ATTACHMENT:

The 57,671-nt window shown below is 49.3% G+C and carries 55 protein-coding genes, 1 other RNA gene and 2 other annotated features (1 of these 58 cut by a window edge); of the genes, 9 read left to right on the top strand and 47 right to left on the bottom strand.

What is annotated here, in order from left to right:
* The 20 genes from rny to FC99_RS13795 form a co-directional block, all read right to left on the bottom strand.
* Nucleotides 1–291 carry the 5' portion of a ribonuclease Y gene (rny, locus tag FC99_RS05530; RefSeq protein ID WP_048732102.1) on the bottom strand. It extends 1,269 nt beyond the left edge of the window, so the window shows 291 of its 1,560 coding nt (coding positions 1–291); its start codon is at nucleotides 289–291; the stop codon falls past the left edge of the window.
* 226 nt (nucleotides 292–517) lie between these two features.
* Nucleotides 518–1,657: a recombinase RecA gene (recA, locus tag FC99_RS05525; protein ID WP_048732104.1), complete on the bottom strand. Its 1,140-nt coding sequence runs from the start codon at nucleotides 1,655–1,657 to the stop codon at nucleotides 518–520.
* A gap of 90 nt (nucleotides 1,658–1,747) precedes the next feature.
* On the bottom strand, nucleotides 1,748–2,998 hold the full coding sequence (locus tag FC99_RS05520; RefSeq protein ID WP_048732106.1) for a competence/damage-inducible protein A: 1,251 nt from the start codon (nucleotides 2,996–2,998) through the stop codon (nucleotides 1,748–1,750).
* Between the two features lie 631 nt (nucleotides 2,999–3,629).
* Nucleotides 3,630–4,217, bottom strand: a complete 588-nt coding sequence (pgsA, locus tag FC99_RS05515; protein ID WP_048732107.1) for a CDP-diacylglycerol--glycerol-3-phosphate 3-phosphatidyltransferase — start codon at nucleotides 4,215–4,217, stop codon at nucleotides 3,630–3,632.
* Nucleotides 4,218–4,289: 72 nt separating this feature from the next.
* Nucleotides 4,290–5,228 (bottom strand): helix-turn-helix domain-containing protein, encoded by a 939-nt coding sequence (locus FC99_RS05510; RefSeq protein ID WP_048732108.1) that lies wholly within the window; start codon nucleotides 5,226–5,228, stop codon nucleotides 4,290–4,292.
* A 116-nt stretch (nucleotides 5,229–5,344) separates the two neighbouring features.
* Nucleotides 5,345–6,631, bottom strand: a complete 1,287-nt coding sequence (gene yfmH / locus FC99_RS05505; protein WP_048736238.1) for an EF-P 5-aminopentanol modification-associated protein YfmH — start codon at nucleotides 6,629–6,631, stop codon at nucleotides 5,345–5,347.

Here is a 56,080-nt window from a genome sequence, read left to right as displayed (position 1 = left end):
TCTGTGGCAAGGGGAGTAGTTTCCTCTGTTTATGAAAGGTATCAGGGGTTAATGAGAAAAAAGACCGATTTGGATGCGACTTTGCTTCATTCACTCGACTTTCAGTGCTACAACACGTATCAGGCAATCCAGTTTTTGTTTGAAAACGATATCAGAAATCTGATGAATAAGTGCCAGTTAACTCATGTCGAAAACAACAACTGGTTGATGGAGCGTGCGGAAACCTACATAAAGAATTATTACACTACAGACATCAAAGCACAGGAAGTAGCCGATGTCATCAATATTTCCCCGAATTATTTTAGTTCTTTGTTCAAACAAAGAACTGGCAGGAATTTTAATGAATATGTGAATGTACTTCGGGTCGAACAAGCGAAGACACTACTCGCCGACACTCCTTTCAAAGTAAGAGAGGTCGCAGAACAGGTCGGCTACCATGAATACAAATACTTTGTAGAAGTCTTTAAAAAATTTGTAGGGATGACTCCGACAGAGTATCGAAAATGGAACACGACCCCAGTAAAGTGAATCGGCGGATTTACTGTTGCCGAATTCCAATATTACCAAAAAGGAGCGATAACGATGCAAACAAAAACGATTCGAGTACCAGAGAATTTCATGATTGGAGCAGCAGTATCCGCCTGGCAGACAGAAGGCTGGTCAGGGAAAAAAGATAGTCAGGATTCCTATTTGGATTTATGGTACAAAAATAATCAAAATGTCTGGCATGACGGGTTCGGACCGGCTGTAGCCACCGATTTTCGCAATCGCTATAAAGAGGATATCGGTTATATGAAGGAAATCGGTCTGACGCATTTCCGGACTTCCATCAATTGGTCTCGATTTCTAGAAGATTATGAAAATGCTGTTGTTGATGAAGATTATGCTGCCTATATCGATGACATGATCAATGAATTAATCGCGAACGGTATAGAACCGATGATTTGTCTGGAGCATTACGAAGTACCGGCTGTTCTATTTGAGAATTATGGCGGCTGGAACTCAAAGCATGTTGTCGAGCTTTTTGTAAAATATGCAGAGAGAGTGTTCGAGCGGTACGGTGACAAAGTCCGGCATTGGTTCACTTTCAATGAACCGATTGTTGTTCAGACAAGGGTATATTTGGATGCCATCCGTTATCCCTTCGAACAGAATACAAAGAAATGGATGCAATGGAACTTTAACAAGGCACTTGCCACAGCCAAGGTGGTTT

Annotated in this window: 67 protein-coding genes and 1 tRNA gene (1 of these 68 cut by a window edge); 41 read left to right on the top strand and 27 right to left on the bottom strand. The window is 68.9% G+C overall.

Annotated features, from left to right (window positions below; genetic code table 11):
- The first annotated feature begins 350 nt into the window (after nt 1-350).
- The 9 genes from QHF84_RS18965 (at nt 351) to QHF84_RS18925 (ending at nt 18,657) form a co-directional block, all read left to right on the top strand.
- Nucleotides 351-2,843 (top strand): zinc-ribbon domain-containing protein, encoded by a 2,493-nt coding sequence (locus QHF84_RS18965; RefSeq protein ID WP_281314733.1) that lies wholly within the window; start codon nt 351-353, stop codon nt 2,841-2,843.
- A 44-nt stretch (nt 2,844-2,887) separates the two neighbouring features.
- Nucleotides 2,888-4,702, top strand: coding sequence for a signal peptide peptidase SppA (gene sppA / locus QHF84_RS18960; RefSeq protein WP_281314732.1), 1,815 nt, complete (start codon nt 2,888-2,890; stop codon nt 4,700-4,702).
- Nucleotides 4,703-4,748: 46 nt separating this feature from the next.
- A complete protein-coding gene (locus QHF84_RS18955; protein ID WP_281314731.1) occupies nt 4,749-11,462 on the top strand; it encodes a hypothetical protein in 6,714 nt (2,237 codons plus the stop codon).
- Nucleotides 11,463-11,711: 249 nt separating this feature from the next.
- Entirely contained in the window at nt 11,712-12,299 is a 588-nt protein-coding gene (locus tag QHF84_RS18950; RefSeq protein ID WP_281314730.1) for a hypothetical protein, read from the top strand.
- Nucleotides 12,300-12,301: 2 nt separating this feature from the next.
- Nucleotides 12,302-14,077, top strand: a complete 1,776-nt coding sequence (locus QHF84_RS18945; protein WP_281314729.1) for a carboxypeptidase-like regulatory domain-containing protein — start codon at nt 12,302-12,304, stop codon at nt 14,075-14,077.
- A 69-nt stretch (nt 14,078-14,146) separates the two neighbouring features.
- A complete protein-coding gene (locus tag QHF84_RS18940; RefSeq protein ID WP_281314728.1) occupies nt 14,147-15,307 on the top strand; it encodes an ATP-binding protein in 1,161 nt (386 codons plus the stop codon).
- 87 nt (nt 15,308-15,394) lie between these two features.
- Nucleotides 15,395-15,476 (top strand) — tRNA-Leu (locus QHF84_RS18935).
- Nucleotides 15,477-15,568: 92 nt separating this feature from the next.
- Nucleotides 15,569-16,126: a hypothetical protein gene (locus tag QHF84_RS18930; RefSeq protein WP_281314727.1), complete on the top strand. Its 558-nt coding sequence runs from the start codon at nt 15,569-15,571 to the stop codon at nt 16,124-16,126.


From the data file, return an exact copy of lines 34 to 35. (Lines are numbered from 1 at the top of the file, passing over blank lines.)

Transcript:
- Nucleotides 15,477-15,568: 92 nt separating this feature from the next.
- Nucleotides 15,569-16,126: a hypothetical protein gene (locus tag QHF84_RS18930; RefSeq protein WP_281314727.1), complete on the top strand. Its 558-nt coding sequence runs from the start codon at nt 15,569-15,571 to the stop codon at nt 16,124-16,126.